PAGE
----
In 2014 the House of Representatives passed the Transportation, Housing, and Urban Development (THUD) appropriations bill by a vote of 229 to 192. In 2015, the support for the bill was narrower, passing 216 to 210.
However, this year it may not have the votes at all as the bill has sparked controversy and been unable to get to the House floor. The problem is the legislation provides $58.2 billion in discretionary spending — an increase of $889 million from the previous year — which means that bill now lacks votes among House conservatives who say the cost is too great.
In turn, the party divide risks allowing the Department of Housing and Urban Development (HUD) Affirmatively Furthering Fair Housing (AFFH) regulation to receive crucial funding to empower President Barack Obama and paralyze local communities.
According to the Federal Register, AFFH, directs municipalities “to examine relevant factors, such as zoning and other land-use practices that are likely contributors to fair housing concerns, and take appropriate actions in response” as a condition for receipt of $3 billion a year of community development block grants to 1,200 recipient cities and counties nationwide.
This expands the federal government’s control over local communities at an alarming rate, removing from communities the basic right to allow their residents to live where they please and forcing rezoning of neighborhoods. The House has consistently defunded this Obama regulation in 2014 and 2015 on an amendment by U.S. Representative Paul Gosar (R-Ariz.). But with the failing of the THUD bill, this year the regulation is all but guaranteed to be implemented.
In 2016 it is more critical than ever this regulation be stopped, because the HUD is already planning for its rollout. HUD has released a “Fair Housing Assessment Tool” which divides communities on racial and ethnic lines in order to “identify neighborhoods or areas in the jurisdiction and region where racial/ethnic groups are segregated and indicate the predominant groups for each.”
However, it doesn’t end once these areas are identified; bureaucrats examine the factors in order to force local communities into policy change, factors including “land use and zoning laws, such as minimum lot sizes, limits on multi-unit properties, height limits, or bedroom-number limits as well as requirements for special use permits; Occupancy restrictions; Residential real estate steering; Patterns of community opposition; Economic pressures, such as increased rents or land and development costs; Major private investments; Municipal or State services and amenities; and Foreclosure patterns.”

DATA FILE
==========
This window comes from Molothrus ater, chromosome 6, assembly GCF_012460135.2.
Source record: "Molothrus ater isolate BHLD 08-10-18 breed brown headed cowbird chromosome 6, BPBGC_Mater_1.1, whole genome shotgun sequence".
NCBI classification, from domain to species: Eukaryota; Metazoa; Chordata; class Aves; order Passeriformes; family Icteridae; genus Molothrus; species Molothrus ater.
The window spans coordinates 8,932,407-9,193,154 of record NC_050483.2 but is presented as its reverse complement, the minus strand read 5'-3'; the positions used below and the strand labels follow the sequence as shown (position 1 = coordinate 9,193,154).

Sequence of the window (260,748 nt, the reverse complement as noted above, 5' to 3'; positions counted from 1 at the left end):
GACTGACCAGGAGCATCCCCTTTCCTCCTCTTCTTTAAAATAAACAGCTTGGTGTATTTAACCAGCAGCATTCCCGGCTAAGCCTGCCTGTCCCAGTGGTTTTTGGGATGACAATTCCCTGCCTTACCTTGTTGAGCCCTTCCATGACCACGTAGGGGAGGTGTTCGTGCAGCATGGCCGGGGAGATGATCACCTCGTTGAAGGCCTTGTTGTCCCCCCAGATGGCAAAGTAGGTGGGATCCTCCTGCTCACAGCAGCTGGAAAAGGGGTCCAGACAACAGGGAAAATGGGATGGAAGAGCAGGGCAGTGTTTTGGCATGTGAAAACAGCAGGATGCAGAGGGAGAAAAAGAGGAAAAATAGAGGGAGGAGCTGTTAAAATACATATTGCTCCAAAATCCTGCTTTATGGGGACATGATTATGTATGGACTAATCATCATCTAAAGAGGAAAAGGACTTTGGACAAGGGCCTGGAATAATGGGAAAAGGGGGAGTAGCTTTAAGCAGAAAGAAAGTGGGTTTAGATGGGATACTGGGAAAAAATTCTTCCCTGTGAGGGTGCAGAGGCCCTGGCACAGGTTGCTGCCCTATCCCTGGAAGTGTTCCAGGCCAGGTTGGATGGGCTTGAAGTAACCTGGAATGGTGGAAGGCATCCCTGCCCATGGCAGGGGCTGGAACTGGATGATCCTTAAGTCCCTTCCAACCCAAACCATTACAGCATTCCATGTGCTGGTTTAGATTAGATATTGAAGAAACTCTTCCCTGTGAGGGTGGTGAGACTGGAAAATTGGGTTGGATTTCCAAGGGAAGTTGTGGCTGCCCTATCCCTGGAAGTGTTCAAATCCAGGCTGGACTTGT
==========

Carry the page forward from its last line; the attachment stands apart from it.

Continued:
This is not the federal government’s job and never has been, but the Obama administration has decided it was a necessity, so now local communities’ only possible protection is if Congress defunds AFFH’s implementation — by passing the THUD appropriations bill.
For local communities AFFH is not only a clear violation of sovereignty, but also an unnecessary cost burden which can cripple local economies. Westchester County Executive Robert Astorino stated that of the $5.2 million annual community development block grant for the county in N.Y., HUD’s eventual goal was for over 10,000 new housing units, at a compliance cost to the county of $1 billion.
If that proportion held, the costs of implementing this regulation would be hundreds of billions of dollars for communities nationwide.
The $889 million increase in THUD Appropriations Act of 2016 may not be reason enough to vote no — particularly if AFFH can still be stopped. The cost of rejecting the bill for a slight increase in the budget number could have a devastating impact on compliance costs to local communities, not to mention the end of local zoning authority.
Right now, the Senate-passed THUD bill is with the House Rules Committee, meanwhile, the House’s version of the legislation appears to be permanently stalled.
Here is the simple fact: This legislation will probably have an increase in spending with or without the AFFH defund.
The only question is if House Republicans can prioritize defunding AFFH?
The consequence of failing to act could be allowing a regulation that cripples local communities’ decision-making abilities and puts faceless bureaucrats in charge of redrawing neighborhoods.
The defund of AFFH is not only vital to local government control over zoning and reining in the overreach which Obama has committed, but is also critical for the economic success of local communities. But without Republicans passing THUD appropriations legislation they passed in both 2014 and 2015, the regulation is guaranteed to remain in effect.
Defunding AFFH is waiting for action. Now it is just time for House Republicans to commit to getting it across the finish line.
Natalia Castro is a contributing editor at Americans for Limited Government.